Archive for December, 2010

From Dish Erin:

It’s the holidays. Season of lengthy to-do lists, gluttony and stress. Oh, also joy. That, too. For some much needed downtime amidst the chaos, I locked myself in my apartment, put up a Christmas tree and focused on food. Oh and 2 buck Chuck. He’s never too far from me.

1 whole boneless pork loin roast
Salt & pepper
1 tablespoon Dijon mustard
1 tablespoon grainy mustard
dash of sherry or apple cider vinegar
lemon zest
handful of fresh rosemary, finely minced
handful of fresh thyme, finely minced
2 cloves garlic finely minced
dash of olive oil

Brussels sprouts, halved
Fingerling potatoes, halved (make sure all the pieces are roughly the same size)
A few thinly sliced onions
More olive oil, salt, pepper and garlic

Preheat the oven to 400 degrees. Season the pork loin with salt and pepper. In a dutch oven or saute pan, heat some olive oil on high. When the pan is really hot, sear the pork on all sides until golden brown (about 4 minutes per side) to lock in the juices. Remove from heat.

Combine the next 8 ingredients in a small dish until it forms a nice paste. Coat the top and sides of the pork with the mustard paste and bake for about 50 minutes.

When the pork is about halfway cooked, saute some fingerling potatoes in a pan with olive oil (or bake them–I just didn’t have room in my oven!), some sliced onions and garlic, salt, pepper, and some of those leftover fresh herbs until tender. Ditto for brussels sprouts: coat with olive oil, salt, pepper, and saute in a pan with a lid for about 15-20 minutes. Throw a splash of Chuck Shaw wine in there. Why not?

When the pork is done, remove from the oven and let it stand for about 10 minutes. Then slice and serve with the sides.

Ho ho ho, ladies.

**Oven times and heat levels really vary, so check it at 45-50 minutes. The pork should register 160 degrees on a meat thermometer when done.

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From Dish Nicole:

Now that the cold weather has settled in for good this holiday season, I have been digging out all of my soup and stew recipes. There really is nothing better than coming home to a steaming bowl of soup after a long chilly day of running around the city. I could eat soup for just about every meal and it’s one of my favorites to cook up because it’s so easy to improvise with the ingredients. For this particular recipe I wanted a potato leek soup but without the “cream of”. Don’t get me wrong, I love a good “cream of” but after Thanksgiving I decided to try and lay off the sweets and the old “cream ofs” for a bit. This recipe I adapted to suit my needs and it doesn’t need a lot of ingredients to make it tasty, thanks to the leeks.

For the soup you will need:
-3 TBS olive oil
-2 large leeks
-2 large carrots diced
-3 stalks of celery diced
-1 medium white onion
-1 cup fresh dill
-a dozen small red potatoes washed and sliced with the skins
-48oz of Chicken or vegetable stock
-sea salt and pepper for taste
-shaved parmesan cheese to garnish




To start, dice up the leeks using all of the white and light green parts and soak in a bowl of cold water to clean. While the leeks are soaking, dice up the onion and set aside. Heat olive oil in a soup pot over medium heat and add the onions and leeks stirring with a wooden spoon until softened. Next, add the carrots and celery to the pot and cover until the vegetables soften. Add the stock to the pot and season with salt and pepper.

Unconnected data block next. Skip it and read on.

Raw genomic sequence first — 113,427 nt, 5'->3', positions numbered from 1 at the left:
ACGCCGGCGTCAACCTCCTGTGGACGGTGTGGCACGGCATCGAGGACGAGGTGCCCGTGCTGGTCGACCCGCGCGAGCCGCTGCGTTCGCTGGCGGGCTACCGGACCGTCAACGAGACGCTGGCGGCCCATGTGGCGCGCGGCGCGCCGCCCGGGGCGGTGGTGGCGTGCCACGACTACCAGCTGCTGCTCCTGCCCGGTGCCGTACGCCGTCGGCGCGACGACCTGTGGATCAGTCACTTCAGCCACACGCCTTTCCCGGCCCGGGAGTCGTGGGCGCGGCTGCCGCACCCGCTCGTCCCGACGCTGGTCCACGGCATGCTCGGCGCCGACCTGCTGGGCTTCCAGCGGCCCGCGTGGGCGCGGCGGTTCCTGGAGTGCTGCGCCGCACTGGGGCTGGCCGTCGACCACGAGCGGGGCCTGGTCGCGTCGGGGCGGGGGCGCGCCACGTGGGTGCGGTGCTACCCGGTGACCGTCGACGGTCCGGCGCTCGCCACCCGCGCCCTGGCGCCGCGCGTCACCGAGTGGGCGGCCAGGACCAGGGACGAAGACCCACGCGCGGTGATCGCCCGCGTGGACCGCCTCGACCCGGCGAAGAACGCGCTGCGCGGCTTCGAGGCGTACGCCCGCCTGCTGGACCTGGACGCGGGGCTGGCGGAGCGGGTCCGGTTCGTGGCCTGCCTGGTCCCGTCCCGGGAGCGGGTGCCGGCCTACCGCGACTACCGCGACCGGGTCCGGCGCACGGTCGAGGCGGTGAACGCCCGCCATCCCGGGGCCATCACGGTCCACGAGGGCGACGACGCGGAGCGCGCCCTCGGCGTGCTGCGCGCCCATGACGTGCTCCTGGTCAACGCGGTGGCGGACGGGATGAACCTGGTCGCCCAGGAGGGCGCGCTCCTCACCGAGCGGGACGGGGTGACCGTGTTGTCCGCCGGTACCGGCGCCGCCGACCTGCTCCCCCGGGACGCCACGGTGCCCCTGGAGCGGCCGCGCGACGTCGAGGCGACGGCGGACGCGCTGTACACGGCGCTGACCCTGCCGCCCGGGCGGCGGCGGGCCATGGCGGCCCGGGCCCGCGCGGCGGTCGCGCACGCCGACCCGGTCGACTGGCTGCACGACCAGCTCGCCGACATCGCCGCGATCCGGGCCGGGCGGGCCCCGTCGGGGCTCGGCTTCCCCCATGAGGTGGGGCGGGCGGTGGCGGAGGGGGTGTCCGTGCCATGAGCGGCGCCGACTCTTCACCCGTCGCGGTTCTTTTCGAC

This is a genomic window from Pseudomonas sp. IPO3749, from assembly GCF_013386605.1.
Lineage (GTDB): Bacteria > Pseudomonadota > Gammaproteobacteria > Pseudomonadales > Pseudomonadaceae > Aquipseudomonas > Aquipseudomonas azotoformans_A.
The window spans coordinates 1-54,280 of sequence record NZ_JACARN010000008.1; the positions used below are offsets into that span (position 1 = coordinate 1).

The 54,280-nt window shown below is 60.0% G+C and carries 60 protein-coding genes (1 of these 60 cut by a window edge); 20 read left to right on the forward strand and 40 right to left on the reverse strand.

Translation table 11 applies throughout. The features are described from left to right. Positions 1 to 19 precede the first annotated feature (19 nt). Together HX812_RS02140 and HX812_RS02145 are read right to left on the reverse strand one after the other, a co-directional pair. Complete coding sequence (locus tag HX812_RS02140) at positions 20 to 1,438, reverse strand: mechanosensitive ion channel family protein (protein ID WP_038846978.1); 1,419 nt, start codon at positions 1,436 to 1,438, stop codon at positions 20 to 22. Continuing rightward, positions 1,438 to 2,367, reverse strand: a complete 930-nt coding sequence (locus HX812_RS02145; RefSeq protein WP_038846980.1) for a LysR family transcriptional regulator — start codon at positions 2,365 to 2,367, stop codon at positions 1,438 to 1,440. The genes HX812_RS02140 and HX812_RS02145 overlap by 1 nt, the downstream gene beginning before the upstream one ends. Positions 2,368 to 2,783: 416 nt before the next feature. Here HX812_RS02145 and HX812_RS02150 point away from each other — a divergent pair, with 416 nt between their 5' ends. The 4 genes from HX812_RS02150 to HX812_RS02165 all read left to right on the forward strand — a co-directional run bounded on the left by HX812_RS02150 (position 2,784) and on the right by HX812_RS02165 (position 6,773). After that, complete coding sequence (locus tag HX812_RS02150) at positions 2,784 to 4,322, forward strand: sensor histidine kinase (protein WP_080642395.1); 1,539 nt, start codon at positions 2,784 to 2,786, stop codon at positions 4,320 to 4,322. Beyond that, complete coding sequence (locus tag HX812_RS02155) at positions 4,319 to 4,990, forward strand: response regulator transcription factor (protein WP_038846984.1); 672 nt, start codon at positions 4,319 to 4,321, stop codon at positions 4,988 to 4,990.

Once the stock starts to simmer throw in the potatoes and let simmer for about 20 minutes. Stir occasionally, add more salt and pepper if necessary. After the potatoes are cooked add the dill. Portion out your delish soup, garnish with parmesan and dig in. The best part of making big pot meals is that you have plenty of soup for you and a few friends, maybe even leftovers.

Happy Holidays!

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Chocolate Truffles

From Dish Jodi:

An almost Christmas greeting to all our readers! I’m about to head to
Paris for the holidays and escape into a magical culinary dreamland
for a little while. The only plans so far are to, every day, whip out
our list of stores, restaurants, bars and cafes that all friends have
recommended and explore a city neither I nor my hubby have been to
before. (If you have any “must see” or “must eat” things, please
leave tips in the comments section!) Needless to say, some gorgeous
chocolates will certainly be devoured. Just like you wouldn’t try to
run a marathon without lots of training, I needed get my tastebuds in
shape for the Iron Man of Deliciousness we have ahead of us. Made
these super easy, super creamy truffles for a friend’s christmas party
this weekend…definitely a good warm up.


1 Cup Heavy Cream
1 Lb Good Chocolate – i use a mix of semi-sweet and bitter-sweet.
1 Tbsp Brewed Coffee or Espresso – I just use a bit of instant
espresso powder dissolved in warm water
1/2 tsp of Vanilla Extract
2 Tbsp flavored liqueur, rum, etc. (optional)
Handful of finely chopped nuts (optional)
Cocoa Powder or Powdered Sugar (optional)

Finely chop the chocolate and put in a heat-proof bowl. In a small
saucepan, bring the heavy cream JUST to a boil, then pouring through a
sieve in case of any weird curdled parts, pour over the chocolate and
stir til it’s all melted and shiny. Add the coffee and Vanilla and any
liqueur if using. When it’s all combined, let cool completely til room
temperature and moldable. I will sometimes put in the fridge if my
kitchen is too warm.

Once cool, using spoons or your fingers (or, even better a tiny ice
cream scoop!) make tablespoon- (or so) sized balls, and roll them in the
chopped nuts to coat –

Or if no nuts, roll in cocoa powder or sugar.
Place on parchment til they harden up a bit and serve at room temp!

I like to play with lots of different combos…kahlua mixed in with
hazelnuts on the outside, Grand marnier and cocoa powder, cherry
liqueur and almonds outside. Have fun…it’s hard to screw up these
little smooth fudgy bites of awesomeness.

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From Dish Rachelle: